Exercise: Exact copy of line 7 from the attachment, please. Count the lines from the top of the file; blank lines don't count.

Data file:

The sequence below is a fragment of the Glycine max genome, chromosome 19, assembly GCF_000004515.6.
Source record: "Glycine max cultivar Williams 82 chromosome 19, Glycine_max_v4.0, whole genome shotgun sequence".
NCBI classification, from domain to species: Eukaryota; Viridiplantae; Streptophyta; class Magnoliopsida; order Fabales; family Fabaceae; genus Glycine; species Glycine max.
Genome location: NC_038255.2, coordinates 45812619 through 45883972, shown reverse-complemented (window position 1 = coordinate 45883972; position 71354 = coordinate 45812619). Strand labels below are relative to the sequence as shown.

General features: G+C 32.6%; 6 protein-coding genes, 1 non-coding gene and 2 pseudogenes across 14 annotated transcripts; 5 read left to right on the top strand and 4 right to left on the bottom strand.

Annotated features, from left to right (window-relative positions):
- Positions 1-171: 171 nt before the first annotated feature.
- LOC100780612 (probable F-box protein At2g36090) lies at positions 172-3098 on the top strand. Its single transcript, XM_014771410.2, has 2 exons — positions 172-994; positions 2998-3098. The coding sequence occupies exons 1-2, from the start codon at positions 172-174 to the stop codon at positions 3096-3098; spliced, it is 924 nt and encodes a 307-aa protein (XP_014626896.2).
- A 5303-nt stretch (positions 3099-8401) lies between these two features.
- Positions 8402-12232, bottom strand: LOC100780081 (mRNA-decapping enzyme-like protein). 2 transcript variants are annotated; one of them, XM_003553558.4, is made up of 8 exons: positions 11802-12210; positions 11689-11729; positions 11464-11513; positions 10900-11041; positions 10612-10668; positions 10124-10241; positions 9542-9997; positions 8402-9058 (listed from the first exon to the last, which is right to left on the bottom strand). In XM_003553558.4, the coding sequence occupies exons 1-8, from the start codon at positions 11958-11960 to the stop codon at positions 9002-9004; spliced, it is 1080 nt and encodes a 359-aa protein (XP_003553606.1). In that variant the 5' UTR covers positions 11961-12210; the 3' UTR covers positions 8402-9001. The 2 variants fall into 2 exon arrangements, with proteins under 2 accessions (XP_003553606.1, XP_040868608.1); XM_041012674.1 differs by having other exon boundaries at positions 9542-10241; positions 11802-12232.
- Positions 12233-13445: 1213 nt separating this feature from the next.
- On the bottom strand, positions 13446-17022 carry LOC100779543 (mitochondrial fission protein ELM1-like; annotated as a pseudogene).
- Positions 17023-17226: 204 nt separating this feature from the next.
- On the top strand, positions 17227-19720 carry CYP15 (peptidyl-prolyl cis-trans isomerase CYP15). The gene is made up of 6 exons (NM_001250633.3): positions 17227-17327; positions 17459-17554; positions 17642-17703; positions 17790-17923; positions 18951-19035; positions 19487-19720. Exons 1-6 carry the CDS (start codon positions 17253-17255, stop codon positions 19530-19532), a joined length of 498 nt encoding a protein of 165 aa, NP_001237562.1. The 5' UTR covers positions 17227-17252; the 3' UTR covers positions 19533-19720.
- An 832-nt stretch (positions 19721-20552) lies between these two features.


- Positions 1-171: 171 nt before the first annotated feature.